• there will be less human error in decisions
  • the technology will save money usually spent on human resources
  • the technology will be more accurate than banking professionals at predicting the risk of repaying a loan

And the top five disadvantages people saw were...

  • the technology will be less able than banking professionals to take account of individual circumstances
  • banking professionals may rely too heavily on the technology rather than their professional judgements
  • it will be more difficult to understand how decisions about loan applications are reached
  • if the technology makes a mistake, it will be difficult to know who is responsible for what went wrong
  • the technology will gather personal information which could be shared with third parties

Clearly, there’s a good deal of skepticism about how loan repayment decisions are made, whether by a human or a machine. At the same time, explainability and accountability mattered.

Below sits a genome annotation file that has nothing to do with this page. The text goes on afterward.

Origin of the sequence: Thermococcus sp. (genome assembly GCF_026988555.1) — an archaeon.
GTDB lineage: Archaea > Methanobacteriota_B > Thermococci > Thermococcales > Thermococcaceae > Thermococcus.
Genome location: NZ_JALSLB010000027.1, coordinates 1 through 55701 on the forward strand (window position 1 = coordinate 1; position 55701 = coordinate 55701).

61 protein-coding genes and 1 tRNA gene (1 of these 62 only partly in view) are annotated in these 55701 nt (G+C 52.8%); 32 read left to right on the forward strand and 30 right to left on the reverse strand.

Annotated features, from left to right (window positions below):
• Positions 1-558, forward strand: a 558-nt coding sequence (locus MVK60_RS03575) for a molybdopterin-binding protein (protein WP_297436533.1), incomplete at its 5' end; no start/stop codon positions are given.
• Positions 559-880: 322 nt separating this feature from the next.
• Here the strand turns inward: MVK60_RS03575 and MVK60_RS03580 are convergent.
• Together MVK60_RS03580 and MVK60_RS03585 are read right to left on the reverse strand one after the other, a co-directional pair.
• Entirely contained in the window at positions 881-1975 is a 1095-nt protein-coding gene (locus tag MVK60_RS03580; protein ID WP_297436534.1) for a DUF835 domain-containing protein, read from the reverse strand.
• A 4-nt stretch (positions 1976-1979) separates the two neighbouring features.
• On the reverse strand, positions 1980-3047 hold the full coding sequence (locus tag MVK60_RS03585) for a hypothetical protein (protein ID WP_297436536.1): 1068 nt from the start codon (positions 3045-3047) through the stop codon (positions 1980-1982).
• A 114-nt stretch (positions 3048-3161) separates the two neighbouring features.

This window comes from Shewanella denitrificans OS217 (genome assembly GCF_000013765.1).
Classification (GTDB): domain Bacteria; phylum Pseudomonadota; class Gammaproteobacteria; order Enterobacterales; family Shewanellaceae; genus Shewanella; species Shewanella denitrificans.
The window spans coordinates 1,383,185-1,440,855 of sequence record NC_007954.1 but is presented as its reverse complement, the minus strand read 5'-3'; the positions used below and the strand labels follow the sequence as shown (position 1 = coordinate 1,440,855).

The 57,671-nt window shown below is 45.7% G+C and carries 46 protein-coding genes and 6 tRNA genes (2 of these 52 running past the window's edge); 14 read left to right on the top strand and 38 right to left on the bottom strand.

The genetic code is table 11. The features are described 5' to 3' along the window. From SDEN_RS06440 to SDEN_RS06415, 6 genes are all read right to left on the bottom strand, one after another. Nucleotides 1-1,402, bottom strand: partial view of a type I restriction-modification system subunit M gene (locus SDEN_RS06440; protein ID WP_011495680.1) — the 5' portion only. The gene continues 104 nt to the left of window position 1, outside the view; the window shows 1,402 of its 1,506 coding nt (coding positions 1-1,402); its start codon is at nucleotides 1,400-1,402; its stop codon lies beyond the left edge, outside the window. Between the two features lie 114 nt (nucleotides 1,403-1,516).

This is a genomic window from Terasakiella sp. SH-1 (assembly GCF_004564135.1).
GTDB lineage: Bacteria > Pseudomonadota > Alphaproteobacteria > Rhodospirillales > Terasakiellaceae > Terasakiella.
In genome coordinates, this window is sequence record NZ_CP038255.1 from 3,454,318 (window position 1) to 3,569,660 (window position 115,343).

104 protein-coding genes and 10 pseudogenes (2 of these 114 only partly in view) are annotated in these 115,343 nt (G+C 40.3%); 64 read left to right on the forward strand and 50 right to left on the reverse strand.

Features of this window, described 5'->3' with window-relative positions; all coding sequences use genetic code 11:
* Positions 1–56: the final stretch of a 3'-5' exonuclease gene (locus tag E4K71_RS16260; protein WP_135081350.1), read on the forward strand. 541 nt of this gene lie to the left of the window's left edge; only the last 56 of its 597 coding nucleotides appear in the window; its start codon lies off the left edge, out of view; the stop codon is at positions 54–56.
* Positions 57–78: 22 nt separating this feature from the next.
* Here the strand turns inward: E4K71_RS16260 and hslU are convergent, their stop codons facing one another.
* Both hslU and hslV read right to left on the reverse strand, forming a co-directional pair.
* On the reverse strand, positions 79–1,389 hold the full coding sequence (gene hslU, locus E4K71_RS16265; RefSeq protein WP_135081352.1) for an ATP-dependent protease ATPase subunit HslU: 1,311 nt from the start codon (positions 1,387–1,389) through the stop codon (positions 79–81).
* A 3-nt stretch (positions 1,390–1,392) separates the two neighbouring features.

The Possibility of AI Regulation

The majority of people in Britain support regulation of AI. When asked about who should be responsible for ensuring that AI is used safely, people most commonly choose an independent regulator, with 41% in favour. In second place, 26% of people wanted this done by the companies developing the AI technology. And 24% wanted an independent oversight committee with citizen involvement.

What this points to is a divide in public opinion between external regulation and self regulation. My question about the latter is of course around who would then check whether the companies developing the AI technology are actually upholding their responsibilities. Some form of regulation seems to be more on the cards than not.

Lessons for Insurers

As I mentioned earlier, there are no direct references to insurance in this survey. However, I think there are certain lessons that insurers can drawn from the survey findings.

The first is that the public expect and broadly support the use of AI in determining risk. That insurers are using AI should therefore be no surprise to consumers.

There is concern about how judgements are made and what can be done in the case of a bad judgement. Here explainability and accountability are important. What is missing are the steps in between the two. In other words, if you felt a judgement on your case was unreasonable, what are the steps that you can take to experience that explainability and accountability? And add to this, the question of how then to judge whether that explanation / accountability has been reasonable in the circumstances.